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Endorsing Intellectual Development in South Africa's Affirmative Action

Emmanuel Matambo, Ndubuisi Christian Ani


After the end of apartheid, South Africa was saddled with a lot of responsibility. The new political dispensation had to redress protracted racial injustice. In 2014, South Africa celebrated two decades of democracy and attempted racial integration after more than 300 years of white domination and racial injustice. Under the generic phrase of racial injustice are found its particular but equally sinister manifestations of political, economic and social inequalities. Over the last two decades, the post-apartheid South African government has made immense efforts to redress these inequalities. The time is ripe for South Africa to engage in a sober assessment of what has happened in the last twenty years of South Africa's post-apartheid reconstruction effort. Thus far, the article has argued that affirmative action is a well-intentioned policy, but is likely to miscarry if there is no long-term planning for empowering previously disadvantaged groups. It is noted that after decades of apartheid, the ANC government had the moral right to embark on this policy.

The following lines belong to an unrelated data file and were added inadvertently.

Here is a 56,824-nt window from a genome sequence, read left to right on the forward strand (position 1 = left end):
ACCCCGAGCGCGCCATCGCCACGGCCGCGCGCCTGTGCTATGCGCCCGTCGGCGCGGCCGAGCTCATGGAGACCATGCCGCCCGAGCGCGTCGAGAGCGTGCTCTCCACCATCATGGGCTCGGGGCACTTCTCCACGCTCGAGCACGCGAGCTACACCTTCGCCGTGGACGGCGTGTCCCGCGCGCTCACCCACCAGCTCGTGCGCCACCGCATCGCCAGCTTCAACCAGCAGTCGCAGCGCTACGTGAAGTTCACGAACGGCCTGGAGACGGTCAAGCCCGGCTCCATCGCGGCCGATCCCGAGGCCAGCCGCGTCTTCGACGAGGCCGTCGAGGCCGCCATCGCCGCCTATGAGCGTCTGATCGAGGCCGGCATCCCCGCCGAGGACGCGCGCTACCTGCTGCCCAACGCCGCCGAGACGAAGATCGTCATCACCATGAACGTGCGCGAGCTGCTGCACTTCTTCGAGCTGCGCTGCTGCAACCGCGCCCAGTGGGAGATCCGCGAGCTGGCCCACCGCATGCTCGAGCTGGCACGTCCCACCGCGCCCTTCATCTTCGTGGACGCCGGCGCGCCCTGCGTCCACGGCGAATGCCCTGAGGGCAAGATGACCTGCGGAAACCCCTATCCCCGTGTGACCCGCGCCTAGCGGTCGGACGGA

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Published by the University of Florida Press on behalf of the Association of Global South Studies.